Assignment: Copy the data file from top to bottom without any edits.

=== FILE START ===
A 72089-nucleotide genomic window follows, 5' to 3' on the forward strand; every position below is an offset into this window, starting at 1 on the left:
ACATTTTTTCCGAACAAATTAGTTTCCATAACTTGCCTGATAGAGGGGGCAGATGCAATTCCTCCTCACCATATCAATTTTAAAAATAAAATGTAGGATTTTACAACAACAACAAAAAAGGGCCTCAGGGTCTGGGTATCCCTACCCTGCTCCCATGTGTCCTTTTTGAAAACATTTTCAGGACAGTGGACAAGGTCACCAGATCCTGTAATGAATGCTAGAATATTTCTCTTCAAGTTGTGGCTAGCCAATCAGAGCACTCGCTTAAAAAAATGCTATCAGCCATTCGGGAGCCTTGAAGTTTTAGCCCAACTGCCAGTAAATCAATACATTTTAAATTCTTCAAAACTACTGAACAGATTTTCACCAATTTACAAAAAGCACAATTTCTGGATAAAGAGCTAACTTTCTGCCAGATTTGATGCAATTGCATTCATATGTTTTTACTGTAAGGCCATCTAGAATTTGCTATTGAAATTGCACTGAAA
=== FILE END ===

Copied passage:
A 72089-nucleotide genomic window follows, 5' to 3' on the forward strand; every position below is an offset into this window, starting at 1 on the left:
ACATTTTTTCCGAACAAATTAGTTTCCATAACTTGCCTGATAGAGGGGGCAGATGCAATTCCTCCTCACCATATCAATTTTAAAAATAAAATGTAGGATTTTACAACAACAACAAAAAAGGGCCTCAGGGTCTGGGTATCCCTACCCTGCTCCCATGTGTCCTTTTTGAAAACATTTTCAGGACAGTGGACAAGGTCACCAGATCCTGTAATGAATGCTAGAATATTTCTCTTCAAGTTGTGGCTAGCCAATCAGAGCACTCGCTTAAAAAAATGCTATCAGCCATTCGGGAGCCTTGAAGTTTTAGCCCAACTGCCAGTAAATCAATACATTTTAAATTCTTCAAAACTACTGAACAGATTTTCACCAATTTACAAAAAGCACAATTTCTGGATAAAGAGCTAACTTTCTGCCAGATTTGATGCAATTGCATTCATATGTTTTTACTGTAAGGCCATCTAGAATTTGCTATTGAAATTGCACTGAAA